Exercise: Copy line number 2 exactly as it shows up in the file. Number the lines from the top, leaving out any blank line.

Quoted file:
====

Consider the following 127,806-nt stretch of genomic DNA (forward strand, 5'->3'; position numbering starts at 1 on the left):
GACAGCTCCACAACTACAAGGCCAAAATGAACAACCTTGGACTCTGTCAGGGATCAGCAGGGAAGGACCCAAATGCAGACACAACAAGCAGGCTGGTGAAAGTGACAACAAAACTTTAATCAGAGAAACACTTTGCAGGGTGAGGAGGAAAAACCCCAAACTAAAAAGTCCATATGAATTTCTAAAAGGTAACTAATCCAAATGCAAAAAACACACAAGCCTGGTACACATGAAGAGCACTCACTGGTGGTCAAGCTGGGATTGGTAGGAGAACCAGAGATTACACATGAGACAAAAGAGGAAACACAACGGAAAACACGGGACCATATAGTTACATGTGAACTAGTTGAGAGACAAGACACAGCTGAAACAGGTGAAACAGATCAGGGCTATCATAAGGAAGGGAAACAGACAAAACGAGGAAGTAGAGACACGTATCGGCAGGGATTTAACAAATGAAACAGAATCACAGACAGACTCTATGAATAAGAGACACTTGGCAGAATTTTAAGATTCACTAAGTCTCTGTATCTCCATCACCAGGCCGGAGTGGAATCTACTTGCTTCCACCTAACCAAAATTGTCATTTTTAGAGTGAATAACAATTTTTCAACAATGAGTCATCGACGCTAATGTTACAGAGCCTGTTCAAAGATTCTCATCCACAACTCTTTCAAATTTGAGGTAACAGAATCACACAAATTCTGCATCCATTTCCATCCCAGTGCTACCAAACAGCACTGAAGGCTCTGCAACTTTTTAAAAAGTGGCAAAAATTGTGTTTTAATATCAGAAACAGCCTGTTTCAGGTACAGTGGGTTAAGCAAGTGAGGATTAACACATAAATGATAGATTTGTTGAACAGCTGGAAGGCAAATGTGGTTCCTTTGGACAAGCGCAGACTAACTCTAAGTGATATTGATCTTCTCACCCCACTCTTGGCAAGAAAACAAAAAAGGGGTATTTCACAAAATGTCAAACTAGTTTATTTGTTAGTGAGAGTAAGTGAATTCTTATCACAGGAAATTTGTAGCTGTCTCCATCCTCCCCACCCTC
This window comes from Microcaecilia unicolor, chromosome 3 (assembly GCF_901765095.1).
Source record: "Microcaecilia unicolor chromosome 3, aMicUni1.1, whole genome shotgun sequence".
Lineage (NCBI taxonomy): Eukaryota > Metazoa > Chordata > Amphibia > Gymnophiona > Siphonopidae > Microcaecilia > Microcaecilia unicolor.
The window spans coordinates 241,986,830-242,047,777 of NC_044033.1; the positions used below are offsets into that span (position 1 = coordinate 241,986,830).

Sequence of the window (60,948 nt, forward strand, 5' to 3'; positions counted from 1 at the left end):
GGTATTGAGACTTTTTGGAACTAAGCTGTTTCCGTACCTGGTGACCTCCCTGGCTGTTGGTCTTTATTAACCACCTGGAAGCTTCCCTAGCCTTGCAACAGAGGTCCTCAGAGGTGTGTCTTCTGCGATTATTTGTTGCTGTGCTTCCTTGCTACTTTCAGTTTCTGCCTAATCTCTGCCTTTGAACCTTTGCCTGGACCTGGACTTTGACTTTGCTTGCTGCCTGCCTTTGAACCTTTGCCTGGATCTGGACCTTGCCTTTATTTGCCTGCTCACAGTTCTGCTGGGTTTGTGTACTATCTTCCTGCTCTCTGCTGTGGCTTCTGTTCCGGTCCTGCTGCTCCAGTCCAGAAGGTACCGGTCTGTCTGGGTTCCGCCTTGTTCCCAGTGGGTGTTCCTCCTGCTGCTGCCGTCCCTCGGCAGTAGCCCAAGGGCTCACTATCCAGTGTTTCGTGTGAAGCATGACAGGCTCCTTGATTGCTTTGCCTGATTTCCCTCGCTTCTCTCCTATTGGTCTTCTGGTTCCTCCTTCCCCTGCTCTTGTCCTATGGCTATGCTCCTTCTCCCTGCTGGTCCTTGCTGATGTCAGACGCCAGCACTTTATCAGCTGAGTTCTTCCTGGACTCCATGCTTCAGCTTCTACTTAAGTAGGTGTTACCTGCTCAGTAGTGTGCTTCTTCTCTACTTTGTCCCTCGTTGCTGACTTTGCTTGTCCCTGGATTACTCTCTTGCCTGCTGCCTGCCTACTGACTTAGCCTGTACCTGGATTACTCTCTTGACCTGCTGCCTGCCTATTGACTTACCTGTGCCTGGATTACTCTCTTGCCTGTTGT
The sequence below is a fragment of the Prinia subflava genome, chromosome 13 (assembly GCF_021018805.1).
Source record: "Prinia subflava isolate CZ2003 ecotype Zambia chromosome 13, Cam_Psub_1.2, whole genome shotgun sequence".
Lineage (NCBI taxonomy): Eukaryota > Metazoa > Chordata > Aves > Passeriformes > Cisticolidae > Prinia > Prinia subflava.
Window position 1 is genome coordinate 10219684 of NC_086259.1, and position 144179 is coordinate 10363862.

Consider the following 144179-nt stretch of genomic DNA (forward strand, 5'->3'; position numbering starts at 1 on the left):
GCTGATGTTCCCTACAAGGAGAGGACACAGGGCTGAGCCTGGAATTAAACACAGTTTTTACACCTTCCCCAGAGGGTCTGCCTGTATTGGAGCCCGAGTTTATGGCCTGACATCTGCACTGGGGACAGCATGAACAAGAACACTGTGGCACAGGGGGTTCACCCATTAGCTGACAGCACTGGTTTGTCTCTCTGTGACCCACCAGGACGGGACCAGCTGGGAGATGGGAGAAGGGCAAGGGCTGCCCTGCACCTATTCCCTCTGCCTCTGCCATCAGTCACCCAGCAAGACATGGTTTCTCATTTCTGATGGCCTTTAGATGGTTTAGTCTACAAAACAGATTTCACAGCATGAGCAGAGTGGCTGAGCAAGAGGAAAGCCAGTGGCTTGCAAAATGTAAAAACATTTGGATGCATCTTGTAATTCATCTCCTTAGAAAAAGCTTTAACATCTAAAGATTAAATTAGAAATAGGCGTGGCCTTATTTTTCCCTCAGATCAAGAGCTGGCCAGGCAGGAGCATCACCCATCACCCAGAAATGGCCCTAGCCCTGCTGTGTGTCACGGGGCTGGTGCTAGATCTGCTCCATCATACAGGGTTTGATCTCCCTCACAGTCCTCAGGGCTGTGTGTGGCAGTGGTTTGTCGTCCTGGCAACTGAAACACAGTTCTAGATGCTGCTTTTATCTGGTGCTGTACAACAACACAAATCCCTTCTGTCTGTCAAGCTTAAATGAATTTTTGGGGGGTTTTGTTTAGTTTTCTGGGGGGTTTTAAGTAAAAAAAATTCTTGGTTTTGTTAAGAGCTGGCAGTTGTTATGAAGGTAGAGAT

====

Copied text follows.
GACAGCTCCACAACTACAAGGCCAAAATGAACAACCTTGGACTCTGTCAGGGATCAGCAGGGAAGGACCCAAATGCAGACACAACAAGCAGGCTGGTGAAAGTGACAACAAAACTTTAATCAGAGAAACACTTTGCAGGGTGAGGAGGAAAAACCCCAAACTAAAAAGTCCATATGAATTTCTAAAAGGTAACTAATCCAAATGCAAAAAACACACAAGCCTGGTACACATGAAGAGCACTCACTGGTGGTCAAGCTGGGATTGGTAGGAGAACCAGAGATTACACATGAGACAAAAGAGGAAACACAACGGAAAACACGGGACCATATAGTTACATGTGAACTAGTTGAGAGACAAGACACAGCTGAAACAGGTGAAACAGATCAGGGCTATCATAAGGAAGGGAAACAGACAAAACGAGGAAGTAGAGACACGTATCGGCAGGGATTTAACAAATGAAACAGAATCACAGACAGACTCTATGAATAAGAGACACTTGGCAGAATTTTAAGATTCACTAAGTCTCTGTATCTCCATCACCAGGCCGGAGTGGAATCTACTTGCTTCCACCTAACCAAAATTGTCATTTTTAGAGTGAATAACAATTTTTCAACAATGAGTCATCGACGCTAATGTTACAGAGCCTGTTCAAAGATTCTCATCCACAACTCTTTCAAATTTGAGGTAACAGAATCACACAAATTCTGCATCCATTTCCATCCCAGTGCTACCAAACAGCACTGAAGGCTCTGCAACTTTTTAAAAAGTGGCAAAAATTGTGTTTTAATATCAGAAACAGCCTGTTTCAGGTACAGTGGGTTAAGCAAGTGAGGATTAACACATAAATGATAGATTTGTTGAACAGCTGGAAGGCAAATGTGGTTCCTTTGGACAAGCGCAGACTAACTCTAAGTGATATTGATCTTCTCACCCCACTCTTGGCAAGAAAACAAAAAAGGGGTATTTCACAAAATGTCAAACTAGTTTATTTGTTAGTGAGAGTAAGTGAATTCTTATCACAGGAAATTTGTAGCTGTCTCCATCCTCCCCACCCTC